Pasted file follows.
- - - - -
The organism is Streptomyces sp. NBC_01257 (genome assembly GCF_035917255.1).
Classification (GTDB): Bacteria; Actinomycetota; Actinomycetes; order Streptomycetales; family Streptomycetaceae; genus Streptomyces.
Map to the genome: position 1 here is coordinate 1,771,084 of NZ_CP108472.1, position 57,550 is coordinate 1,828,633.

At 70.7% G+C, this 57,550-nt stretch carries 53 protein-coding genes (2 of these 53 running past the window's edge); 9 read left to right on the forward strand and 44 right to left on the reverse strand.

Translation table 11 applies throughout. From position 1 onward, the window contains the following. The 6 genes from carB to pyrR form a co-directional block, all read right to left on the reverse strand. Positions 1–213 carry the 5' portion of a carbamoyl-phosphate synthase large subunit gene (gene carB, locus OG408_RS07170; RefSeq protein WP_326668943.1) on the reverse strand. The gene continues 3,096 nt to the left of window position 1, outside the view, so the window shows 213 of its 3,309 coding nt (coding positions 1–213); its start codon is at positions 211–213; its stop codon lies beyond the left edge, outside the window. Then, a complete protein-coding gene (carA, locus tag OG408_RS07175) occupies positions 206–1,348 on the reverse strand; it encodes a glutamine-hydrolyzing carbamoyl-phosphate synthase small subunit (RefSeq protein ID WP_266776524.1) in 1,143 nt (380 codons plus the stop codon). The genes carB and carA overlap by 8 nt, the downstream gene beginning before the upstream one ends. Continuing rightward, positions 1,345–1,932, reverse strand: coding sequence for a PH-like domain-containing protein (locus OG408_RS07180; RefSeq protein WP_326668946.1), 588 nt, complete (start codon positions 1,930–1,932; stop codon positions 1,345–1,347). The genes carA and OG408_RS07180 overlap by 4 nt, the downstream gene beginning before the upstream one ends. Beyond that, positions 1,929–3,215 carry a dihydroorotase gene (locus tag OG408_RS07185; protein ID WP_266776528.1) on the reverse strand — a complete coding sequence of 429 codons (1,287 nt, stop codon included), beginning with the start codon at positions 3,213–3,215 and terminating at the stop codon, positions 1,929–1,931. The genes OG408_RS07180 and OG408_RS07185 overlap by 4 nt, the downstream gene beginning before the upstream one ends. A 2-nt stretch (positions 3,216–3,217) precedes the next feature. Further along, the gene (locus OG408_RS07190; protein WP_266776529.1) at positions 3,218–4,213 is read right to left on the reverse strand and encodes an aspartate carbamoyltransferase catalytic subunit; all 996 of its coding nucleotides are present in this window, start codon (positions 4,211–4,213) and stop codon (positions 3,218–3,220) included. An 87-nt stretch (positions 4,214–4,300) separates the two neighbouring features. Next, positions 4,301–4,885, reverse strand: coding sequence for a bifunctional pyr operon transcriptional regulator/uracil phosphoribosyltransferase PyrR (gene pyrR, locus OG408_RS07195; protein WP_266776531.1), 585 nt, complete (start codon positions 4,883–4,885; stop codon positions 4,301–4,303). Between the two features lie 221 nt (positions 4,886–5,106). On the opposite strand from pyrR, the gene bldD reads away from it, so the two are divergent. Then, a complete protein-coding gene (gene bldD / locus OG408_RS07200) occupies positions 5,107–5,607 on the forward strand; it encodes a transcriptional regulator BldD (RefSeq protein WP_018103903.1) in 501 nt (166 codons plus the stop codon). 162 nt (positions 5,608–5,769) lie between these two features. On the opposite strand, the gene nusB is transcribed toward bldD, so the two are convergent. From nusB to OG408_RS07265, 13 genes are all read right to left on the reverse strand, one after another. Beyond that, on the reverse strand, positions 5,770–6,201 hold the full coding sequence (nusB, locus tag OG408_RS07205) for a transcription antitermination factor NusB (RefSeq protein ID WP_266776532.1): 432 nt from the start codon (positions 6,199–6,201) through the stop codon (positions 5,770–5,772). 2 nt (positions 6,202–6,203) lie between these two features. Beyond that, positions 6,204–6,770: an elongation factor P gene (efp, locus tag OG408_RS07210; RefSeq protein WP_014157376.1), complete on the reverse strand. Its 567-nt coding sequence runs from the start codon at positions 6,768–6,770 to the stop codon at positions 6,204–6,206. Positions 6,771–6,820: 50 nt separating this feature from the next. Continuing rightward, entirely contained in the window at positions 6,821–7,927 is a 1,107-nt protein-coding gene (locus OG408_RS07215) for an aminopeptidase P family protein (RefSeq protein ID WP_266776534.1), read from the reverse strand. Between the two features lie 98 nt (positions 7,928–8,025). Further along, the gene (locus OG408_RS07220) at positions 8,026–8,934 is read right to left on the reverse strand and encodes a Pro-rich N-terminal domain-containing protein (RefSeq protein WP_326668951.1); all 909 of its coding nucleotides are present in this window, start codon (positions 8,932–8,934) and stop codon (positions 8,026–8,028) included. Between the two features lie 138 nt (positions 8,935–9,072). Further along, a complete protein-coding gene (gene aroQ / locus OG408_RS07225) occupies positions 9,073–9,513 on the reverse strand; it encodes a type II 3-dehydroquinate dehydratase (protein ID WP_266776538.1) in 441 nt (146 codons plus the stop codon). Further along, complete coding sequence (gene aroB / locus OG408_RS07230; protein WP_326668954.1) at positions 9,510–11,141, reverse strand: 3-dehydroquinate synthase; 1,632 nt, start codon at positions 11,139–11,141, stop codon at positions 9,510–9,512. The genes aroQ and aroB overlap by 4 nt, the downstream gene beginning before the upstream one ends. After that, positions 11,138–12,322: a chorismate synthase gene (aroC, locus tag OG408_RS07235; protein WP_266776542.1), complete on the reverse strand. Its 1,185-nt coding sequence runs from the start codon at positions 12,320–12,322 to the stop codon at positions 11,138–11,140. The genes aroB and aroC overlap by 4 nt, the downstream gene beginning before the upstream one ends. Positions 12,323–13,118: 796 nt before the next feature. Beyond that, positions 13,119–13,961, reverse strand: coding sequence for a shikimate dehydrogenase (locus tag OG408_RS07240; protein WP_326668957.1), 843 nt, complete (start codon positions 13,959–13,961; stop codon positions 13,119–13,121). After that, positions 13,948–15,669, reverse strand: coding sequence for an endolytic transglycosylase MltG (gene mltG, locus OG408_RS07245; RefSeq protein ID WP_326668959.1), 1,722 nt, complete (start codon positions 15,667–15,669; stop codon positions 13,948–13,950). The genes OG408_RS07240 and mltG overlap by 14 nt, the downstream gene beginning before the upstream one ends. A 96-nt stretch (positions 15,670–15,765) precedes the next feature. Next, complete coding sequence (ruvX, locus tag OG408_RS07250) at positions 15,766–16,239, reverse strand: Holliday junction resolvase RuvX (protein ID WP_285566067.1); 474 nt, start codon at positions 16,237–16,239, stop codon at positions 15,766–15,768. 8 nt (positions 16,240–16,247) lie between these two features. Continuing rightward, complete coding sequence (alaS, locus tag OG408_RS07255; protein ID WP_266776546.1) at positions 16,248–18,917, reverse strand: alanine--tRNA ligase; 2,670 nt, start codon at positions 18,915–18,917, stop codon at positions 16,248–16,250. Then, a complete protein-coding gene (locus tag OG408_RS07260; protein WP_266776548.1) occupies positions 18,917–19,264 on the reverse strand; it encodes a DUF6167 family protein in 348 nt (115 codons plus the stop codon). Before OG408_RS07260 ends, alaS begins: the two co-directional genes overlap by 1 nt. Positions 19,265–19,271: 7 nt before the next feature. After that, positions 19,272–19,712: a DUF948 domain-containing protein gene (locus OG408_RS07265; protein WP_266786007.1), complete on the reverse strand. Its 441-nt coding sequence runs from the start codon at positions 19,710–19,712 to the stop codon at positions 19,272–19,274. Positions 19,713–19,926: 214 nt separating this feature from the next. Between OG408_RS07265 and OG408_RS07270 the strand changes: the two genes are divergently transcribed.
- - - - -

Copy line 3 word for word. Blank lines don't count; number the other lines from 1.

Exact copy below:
Map to the genome: position 1 here is coordinate 1,771,084 of NZ_CP108472.1, position 57,550 is coordinate 1,828,633.